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playing around with various Engines in the past, reading the discussions here in the forum and studying informatics myself i did quite a lot of thinking about computer chess recently. let me walk you through it:
so, chess engines have been evolving, as have the computers. 1996 is the well-known date were they reached a level that... can be called impressive. that was 14 years ago. computers double their calculation power roughly every two years (moores law). deep blue had 11 gflops, todays top is 1,7 Pflops (peta, meaning it is 100,000 times as fast as deep blue). STILL it seems to be a bit of a question if computer have surpassed man in the field of playing chess. (in some time, say a hundred years, given the current engines and the then-modern computers this challenge will be over using brute-force. but thats not really interesting, is it?)
why is that?
a point that is often stressed is the ability of humans to recognize patterns, in the game of chess that is, and accordingly plan 10-20 moves ahead. the computer can only branch down the tree and calculate more and more position, meaning the effort for to increase the depth only move in advance costs about 10 to 20 times more calculation time. not efficient.
but informatics face the exact same problem on many battlefields: speech recognition, handwriting recognition, understanding language (even the simplest sentences are years in the future for computers) etc. What do these problems have in common? they all circle around pattern recognition. humans excell at that, computers do not.
and because this fact is well-known there is a technologie (or a family of technologies) that is being used to solve these tasks: neural networks.
now, i have researched a bit, i had a basic lesson about neural networks, so i see some of the problems with it. the main challenge would be the mathematical nature of the chessgame itself: move a piece one field and the whole situation changes. its the other players move? whole situation changes. the input to these neural networks are not perceived as hard and binary as they are meant.
there are neural networks solving endgames (KR vs K) and similar tasks, networks that evaluate one specific position (without looking into the future directly, just perceiving a board with the pieces on it), but i did not find a single neural network playing the game as a whole.
now, whats to come? i personally strongly believe that the future will boost NN as we know them today, that the hardware will give us nearly limitless power. the question remains: how would a system like that work and would it function at all? would the network be able to produce valid moves at all?
A couple of approaches immediately suggest themselves.
1. Train the neural net on a large number of position pairs consisting of current position and one move on. Have these move pairs assessed by an expert to identify which of the moves improved the position and which made it worse. Eventually, the NN should be able to discriminate between sound moves and unsound moves.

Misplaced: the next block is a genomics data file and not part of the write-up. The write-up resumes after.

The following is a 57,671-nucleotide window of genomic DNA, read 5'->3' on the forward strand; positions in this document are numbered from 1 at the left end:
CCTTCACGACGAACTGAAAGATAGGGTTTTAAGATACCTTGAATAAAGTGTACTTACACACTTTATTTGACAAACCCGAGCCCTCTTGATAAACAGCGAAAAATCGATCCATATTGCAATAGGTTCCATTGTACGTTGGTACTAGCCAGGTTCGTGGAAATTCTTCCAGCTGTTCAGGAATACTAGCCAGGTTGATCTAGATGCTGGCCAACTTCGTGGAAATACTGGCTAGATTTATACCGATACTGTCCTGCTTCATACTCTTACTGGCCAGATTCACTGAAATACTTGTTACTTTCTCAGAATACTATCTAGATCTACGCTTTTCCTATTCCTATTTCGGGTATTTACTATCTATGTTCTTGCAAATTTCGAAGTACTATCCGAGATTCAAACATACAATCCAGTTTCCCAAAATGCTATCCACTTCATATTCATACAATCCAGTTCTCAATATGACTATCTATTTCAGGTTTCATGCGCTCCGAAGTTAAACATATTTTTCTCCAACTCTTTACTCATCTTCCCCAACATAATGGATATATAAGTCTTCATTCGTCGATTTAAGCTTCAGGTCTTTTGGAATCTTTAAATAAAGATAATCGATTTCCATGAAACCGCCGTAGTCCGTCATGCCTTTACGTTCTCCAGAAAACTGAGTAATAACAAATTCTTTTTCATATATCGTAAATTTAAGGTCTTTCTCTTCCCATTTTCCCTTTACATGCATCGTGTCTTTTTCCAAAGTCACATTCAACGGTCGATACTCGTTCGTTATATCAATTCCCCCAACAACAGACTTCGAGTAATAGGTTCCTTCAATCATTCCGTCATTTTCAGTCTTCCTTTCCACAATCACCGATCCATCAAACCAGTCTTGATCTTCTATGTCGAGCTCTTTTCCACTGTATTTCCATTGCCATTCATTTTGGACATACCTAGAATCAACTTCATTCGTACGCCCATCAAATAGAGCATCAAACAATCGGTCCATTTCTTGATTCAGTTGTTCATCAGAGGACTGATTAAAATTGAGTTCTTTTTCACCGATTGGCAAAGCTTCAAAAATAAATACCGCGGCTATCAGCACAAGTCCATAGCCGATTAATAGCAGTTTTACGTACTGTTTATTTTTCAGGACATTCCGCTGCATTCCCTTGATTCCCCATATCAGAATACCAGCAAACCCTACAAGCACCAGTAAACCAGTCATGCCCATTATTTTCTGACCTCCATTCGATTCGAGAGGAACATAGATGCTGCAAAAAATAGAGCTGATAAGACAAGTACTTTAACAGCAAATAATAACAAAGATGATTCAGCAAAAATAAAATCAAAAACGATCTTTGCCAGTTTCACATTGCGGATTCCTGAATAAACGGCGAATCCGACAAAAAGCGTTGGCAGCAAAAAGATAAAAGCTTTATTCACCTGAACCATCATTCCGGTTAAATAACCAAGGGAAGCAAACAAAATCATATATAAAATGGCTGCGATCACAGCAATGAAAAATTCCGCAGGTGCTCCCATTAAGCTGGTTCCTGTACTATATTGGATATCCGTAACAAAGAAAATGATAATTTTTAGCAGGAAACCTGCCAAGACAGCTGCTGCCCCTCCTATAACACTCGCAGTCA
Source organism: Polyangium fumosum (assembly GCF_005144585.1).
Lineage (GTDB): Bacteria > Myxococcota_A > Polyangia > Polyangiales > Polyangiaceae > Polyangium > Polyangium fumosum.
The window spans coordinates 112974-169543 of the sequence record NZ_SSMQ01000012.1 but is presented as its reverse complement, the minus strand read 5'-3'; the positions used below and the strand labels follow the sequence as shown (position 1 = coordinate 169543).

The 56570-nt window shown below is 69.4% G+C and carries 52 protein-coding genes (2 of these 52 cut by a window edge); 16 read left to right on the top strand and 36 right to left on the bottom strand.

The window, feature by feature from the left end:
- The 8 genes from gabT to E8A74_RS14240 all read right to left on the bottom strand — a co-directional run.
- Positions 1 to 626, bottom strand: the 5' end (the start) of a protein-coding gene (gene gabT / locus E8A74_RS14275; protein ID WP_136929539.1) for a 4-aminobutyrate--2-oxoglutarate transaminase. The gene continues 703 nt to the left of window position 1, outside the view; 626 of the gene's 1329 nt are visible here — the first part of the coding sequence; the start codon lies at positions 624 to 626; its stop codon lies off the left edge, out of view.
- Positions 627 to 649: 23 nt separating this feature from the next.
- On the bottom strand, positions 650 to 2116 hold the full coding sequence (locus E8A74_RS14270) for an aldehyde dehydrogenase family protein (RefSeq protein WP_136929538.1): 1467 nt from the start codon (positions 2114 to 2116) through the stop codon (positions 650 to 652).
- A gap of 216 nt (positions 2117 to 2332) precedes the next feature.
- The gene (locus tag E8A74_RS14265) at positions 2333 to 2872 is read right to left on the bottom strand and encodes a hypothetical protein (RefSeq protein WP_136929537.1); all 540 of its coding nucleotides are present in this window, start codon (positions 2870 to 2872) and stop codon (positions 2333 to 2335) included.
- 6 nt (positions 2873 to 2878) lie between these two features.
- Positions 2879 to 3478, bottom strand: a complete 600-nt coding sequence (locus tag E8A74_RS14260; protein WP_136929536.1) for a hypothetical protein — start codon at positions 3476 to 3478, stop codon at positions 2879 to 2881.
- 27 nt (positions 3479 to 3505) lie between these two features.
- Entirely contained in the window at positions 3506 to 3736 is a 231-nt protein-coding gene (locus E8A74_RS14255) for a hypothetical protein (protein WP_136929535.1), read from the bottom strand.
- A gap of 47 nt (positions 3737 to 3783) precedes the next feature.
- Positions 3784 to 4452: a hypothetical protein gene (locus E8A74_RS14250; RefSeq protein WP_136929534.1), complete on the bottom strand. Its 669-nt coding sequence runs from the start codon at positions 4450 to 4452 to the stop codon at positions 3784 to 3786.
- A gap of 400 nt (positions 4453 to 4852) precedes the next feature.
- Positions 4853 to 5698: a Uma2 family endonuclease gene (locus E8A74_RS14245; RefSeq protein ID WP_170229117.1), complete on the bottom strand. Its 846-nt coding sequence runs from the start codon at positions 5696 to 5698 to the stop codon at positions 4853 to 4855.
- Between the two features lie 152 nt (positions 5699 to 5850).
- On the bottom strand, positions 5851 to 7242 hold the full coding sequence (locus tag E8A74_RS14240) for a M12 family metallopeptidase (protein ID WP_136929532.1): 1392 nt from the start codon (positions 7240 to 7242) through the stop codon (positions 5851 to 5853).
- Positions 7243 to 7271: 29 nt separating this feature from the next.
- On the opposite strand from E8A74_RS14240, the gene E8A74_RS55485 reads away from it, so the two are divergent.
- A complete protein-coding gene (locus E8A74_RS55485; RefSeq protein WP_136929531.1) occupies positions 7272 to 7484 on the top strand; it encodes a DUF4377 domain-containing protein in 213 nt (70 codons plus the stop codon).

2. Train the neural net to recognise mate-in-ones. Then (forced) mate-in-twos, and so on.
These two policies should take care of the middle-game and end-game.
somebody asked me about this topic a while back, so I will give an update.
Several things have happened since I have started this topic that lead me to the conclusion that lead me to the conclusion that neural networks are not very handy for adjudicating chess positions:
- computer chess as it is played today is very powerful. the engines rely on purely tactical skills to outmaneuvre players on a strategical level. Since neural networks are awfull for solving tactical problems they can to no extent compete with that. so purely putting one position through a giant network will yield no impressive results in playing strength. ever.
- i found at least one person who modified an existing chess engine (stockfish, in that case), and exchanged the built-in position analysis with a neural network. the result could still play chess, at about 1500 elo or so. that is only a very crude approximation, of course, and more interesting would be the comparison of calculated depth. or the competition with another engine at a fixed depth.
- modern chess engines pretty much only improve in searching, not in position analysis. the search algorithms are highly dedicated, featuring numerous tricks that by themselves only bring an improvement of say 20 elo. exchanging one of the core components in a system like that might or will bring repercussions that might weaken the engine a lot. also the network has to be perfectly balanced to fit the used search algorithm. the result is... well, its too complicated for me. both chess engines and neural network are highly complicated, the marriage might wreck some bright brains.
so: more of a theoretical thing right now. but one thing looks promising: chess engines dont scale very well on multiple processors(http://chessprogramming.wikispaces.com/Parallel+Search). 8 cores bring a speed up of 4.1, 16 of 4.6 (1994 robert hyatt). so on a 16-core computer the node count is pretty much maxed out already. this might free calculation time, which in turn could be used by more complex, eg nn-based, position analyzers.
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